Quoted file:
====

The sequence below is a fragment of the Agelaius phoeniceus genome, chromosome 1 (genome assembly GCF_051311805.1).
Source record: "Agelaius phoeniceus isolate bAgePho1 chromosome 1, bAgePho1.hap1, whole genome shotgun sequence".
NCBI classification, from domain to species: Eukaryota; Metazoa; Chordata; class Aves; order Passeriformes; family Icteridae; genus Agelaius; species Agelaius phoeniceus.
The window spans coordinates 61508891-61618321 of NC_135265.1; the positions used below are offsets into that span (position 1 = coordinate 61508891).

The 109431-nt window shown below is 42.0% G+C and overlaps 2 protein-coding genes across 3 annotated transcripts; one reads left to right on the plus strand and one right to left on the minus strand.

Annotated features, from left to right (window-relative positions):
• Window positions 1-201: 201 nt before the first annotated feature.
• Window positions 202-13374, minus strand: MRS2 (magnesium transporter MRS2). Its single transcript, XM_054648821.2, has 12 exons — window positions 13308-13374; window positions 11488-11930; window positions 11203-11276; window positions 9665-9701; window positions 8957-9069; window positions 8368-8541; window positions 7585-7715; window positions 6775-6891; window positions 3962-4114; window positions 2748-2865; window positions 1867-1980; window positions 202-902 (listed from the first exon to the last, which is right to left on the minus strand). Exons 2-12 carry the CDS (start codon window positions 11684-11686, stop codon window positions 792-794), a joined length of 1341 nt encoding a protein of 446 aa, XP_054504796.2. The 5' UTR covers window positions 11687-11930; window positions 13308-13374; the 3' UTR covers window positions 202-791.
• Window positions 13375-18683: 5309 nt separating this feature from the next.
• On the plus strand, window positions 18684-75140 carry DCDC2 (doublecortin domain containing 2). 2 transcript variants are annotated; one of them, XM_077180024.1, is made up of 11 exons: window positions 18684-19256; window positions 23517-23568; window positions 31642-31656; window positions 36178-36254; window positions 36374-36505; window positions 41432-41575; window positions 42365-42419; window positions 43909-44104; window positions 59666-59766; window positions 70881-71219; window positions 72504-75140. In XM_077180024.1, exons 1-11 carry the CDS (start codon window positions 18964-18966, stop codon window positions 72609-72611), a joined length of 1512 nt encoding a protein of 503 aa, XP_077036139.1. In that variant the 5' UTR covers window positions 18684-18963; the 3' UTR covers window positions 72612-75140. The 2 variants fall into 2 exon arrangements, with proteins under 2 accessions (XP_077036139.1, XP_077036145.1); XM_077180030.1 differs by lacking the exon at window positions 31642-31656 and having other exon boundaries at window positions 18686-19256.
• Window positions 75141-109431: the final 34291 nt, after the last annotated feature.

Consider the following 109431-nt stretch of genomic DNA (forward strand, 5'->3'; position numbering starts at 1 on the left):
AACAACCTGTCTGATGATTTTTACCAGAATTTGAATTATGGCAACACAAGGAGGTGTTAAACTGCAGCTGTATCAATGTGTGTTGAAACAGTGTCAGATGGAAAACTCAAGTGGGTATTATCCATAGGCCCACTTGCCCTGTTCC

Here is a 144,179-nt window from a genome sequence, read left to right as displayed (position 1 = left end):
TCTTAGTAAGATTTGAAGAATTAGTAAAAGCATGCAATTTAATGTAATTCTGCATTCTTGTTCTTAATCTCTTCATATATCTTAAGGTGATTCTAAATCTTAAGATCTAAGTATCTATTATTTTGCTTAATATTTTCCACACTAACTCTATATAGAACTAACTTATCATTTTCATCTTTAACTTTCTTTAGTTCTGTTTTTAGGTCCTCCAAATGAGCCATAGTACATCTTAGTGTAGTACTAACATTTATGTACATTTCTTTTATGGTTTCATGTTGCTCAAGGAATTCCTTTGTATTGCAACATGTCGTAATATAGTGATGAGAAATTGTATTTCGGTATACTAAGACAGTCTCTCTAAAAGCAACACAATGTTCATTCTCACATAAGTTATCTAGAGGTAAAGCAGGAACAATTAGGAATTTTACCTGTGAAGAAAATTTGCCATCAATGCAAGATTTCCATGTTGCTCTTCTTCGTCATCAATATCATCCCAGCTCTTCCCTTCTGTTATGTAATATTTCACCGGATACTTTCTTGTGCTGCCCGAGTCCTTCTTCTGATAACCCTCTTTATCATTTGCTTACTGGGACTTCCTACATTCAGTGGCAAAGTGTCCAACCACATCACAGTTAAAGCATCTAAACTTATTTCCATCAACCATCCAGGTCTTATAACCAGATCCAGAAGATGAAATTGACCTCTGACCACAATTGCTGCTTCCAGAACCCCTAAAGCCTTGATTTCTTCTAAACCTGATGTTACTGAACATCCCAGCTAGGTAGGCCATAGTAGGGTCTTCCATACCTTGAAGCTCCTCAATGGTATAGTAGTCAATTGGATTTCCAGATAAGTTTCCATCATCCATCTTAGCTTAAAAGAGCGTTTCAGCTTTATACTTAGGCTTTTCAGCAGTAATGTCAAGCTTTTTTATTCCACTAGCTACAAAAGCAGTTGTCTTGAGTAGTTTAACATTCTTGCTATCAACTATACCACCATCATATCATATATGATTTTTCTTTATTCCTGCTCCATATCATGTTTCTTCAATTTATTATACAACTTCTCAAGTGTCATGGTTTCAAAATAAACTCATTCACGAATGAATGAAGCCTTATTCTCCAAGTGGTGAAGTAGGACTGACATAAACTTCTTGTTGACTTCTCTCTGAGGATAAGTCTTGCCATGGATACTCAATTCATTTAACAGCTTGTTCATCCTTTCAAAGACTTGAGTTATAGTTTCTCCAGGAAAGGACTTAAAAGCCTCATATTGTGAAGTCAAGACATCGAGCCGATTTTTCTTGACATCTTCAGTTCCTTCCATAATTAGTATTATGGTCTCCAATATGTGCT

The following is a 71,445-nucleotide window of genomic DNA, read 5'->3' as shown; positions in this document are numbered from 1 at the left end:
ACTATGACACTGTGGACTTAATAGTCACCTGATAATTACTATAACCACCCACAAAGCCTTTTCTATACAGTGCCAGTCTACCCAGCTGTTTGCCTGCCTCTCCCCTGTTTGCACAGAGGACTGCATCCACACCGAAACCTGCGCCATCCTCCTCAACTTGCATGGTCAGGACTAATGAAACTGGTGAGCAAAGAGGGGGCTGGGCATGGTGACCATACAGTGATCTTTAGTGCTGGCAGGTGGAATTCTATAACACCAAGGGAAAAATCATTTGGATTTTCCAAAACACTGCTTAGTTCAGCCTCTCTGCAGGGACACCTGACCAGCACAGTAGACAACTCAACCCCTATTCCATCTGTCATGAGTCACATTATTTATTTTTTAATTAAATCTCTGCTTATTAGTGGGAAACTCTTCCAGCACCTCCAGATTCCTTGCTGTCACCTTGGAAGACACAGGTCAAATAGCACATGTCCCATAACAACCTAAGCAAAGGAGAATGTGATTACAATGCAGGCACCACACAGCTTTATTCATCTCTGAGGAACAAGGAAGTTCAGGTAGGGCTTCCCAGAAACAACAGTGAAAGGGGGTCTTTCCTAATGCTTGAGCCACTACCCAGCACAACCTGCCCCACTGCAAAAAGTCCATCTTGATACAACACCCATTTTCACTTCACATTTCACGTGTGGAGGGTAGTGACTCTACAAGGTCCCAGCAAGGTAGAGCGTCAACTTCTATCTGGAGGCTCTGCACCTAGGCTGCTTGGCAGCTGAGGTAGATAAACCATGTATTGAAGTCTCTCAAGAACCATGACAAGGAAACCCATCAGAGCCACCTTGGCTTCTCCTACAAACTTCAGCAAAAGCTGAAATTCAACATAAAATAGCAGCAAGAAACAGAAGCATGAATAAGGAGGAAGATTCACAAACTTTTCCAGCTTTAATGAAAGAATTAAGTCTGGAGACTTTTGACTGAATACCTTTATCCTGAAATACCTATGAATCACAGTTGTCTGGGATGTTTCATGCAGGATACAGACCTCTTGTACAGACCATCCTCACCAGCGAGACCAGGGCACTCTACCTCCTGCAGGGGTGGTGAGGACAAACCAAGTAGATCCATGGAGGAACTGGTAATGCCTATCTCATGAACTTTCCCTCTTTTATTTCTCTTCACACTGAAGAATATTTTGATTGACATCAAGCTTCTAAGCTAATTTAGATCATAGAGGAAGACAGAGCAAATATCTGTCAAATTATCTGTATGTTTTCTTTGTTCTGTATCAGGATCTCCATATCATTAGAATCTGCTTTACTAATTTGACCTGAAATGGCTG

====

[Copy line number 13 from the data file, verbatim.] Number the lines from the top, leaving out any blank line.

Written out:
AACAACCTGTCTGATGATTTTTACCAGAATTTGAATTATGGCAACACAAGGAGGTGTTAAACTGCAGCTGTATCAATGTGTGTTGAAACAGTGTCAGATGGAAAACTCAAGTGGGTATTATCCATAGGCCCACTTGCCCTGTTCC